Archbishop Nikitas of Thyateira and Great Britain attended the Lambeth Conference as the official representative of the Ecumenical Patriarchate on August 4, 2022.
During the conference, Archbishop Nikitas offered to hundreds of delegates a reflection on the great ills of our day, that is, Modern Slavery and Human Trafficking.
Present at the sessions of Lambeth Conference was also Patriarch Theophilos of Jerusalem, and numerous Orthodox Hierarchs representing some of the Ancient Orthodox Patriarchates and local Autocephalous Orthodox Churches.
Read below the Archbishop’s full speech
“It is with pleasure and in in the spirit of unity and cooperation that I come before this esteemed body to share some thoughts with you on the issues of justice and peace, touching specifically on the issue of human trafficking and modern-day slavery.
Each day, newspapers, radio commentators and television personalities bring to our attention the events and challenges of our times. In their words and commentaries, we repeatedly hear about the abomination of human trafficking and modern slavery. We listen to stories of young women forced into prostitution, domestic helpers tied or chained as not to escape, beggars on the street who work for some “boss”, children abducted and sold as simple commodities, and the list goes on and on.
The sins of the past are alive and thriving in a modern world that dares to speak of human rights, justice and truth. While our politicians and world leaders speak out against these injustices, laws and other measures are rarely enacted to end this abomination and evil. It is, therefore, time for us, Christians, – to unify our efforts and to do what is required by God: to speak out against injustice on every level. If this does not happen and we do not act as one, then we are not living to our fullest Christian potential, and we have failed in our calling not only as Christians but also as simple human beings.
The apocryphal words taken from the Wisdom of Solomon, remind us of our responsibilities in life –
“Listen, therefore, O kings, and understand:
learn, O judges, of the ends of the earth.
Give ear, you that rule over multitudes, and boast many nations.
For your dominion was given you from the Lord,
and your sovereignty from the Most High,
who will search out your works and inquire into your plans.
Because as servants of his kingdom you did not rule rightly,
nor keep the law,
nor walk according to the purpose of God,
he will come terribly and swiftly,
because severe judgment falls on those in high places.” (Wisdom of Solomon, 6:1-5)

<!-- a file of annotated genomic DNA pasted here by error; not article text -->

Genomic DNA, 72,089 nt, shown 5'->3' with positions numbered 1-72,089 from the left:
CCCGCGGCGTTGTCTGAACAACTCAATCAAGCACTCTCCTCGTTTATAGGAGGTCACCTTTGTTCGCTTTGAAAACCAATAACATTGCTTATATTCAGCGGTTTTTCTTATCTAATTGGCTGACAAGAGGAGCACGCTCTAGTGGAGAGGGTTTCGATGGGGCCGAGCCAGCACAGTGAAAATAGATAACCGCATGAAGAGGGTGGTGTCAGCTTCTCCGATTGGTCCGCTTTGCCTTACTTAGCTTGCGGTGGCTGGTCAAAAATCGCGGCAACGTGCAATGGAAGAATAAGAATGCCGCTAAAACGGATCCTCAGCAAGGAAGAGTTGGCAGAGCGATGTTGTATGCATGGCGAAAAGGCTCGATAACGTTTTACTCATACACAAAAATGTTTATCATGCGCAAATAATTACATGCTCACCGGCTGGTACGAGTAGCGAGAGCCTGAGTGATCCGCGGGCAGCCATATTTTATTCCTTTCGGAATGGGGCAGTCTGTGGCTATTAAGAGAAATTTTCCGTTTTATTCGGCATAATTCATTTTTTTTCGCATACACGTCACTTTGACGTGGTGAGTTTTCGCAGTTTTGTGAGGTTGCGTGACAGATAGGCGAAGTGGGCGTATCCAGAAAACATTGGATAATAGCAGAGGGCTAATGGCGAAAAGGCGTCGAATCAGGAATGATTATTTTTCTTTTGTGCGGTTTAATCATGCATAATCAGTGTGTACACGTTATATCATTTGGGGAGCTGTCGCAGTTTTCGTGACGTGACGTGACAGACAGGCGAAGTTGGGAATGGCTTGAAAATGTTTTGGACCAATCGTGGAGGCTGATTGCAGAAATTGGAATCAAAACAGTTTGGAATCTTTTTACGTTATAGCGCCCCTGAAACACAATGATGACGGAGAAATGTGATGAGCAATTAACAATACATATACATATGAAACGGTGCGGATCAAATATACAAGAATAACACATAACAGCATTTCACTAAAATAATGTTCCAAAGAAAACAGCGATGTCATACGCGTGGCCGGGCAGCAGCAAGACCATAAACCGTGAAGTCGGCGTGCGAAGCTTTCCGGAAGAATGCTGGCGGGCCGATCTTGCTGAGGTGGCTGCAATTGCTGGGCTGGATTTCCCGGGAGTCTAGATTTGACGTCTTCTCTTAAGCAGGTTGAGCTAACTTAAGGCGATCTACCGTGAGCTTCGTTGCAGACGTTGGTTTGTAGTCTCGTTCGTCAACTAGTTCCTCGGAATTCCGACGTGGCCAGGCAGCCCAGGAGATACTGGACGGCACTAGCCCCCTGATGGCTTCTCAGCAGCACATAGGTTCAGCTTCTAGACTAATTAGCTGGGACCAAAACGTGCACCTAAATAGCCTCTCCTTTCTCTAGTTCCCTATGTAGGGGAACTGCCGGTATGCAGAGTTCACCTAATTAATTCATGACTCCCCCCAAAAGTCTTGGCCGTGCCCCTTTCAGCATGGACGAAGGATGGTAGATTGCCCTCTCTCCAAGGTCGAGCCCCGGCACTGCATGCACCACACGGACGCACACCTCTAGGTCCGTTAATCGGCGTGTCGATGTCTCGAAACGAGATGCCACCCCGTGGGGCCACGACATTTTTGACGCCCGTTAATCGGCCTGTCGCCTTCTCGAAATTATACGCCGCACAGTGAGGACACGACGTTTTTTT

As Church leaders, we are those in high places of responsibility for the caring of souls, and the judgement of God will come upon us if we fail to act. After all, indifference may be the greatest of all sins. If we, as individuals and Church leaders – people in high positions fail to labour, then we are indifferent not only to those held in bondage and slavery but also to Christ and His message of truth and liberation. Christianity is not a faith tradition of solely meditation and philosophy. Rather, it is a religion of action and “violent” resistance to evil through, first and foremost, our own spiritual conversion and transformation in Christ.
I might dare to say that in our days and times it has become vogue to speak about human trafficking and modern slavery and, on occasion, we tend to toss these phrases into our statements about social justice, human dignity, and other “catchy” expressions. But in reality, what have we really done to heal a broken world? I might also dare quote from the Liturgy of Saint Basil the Great, who says – “we have done nothing good upon the earth”. For if we had acted and done what is good, right, true and just, some things may have changed. It is so sad that, we, as Christians, so often focus on what separates us and what distinguishes us in our “compartment of Christianity” that we have forgotten the very essence of all things – Jesus Christ – the one Christ Who belongs to all and Who is the source of all things.
It is this Christ Who demands that we come together now and act as a body, as the body of believers in Him. We were anointed at Pentecost and empowered with grace by the Holy Spirit and now we must “seek justice, correct oppression ” as reminded by the Prophet Isaiah (Isaiah 1:17) and this must be done, not to fulfill a moral code, but to transform and transfigure society and this world in Christ Jesus, crucified and risen from the dead, having always within us the strong desire to move from the “image” to the “likeness” of God, as we were created.
If this happens, then we can understand that overcoming the differences, including the theological ones, is a possibility and we can walk together in faith, with hope, and love in our hearts.”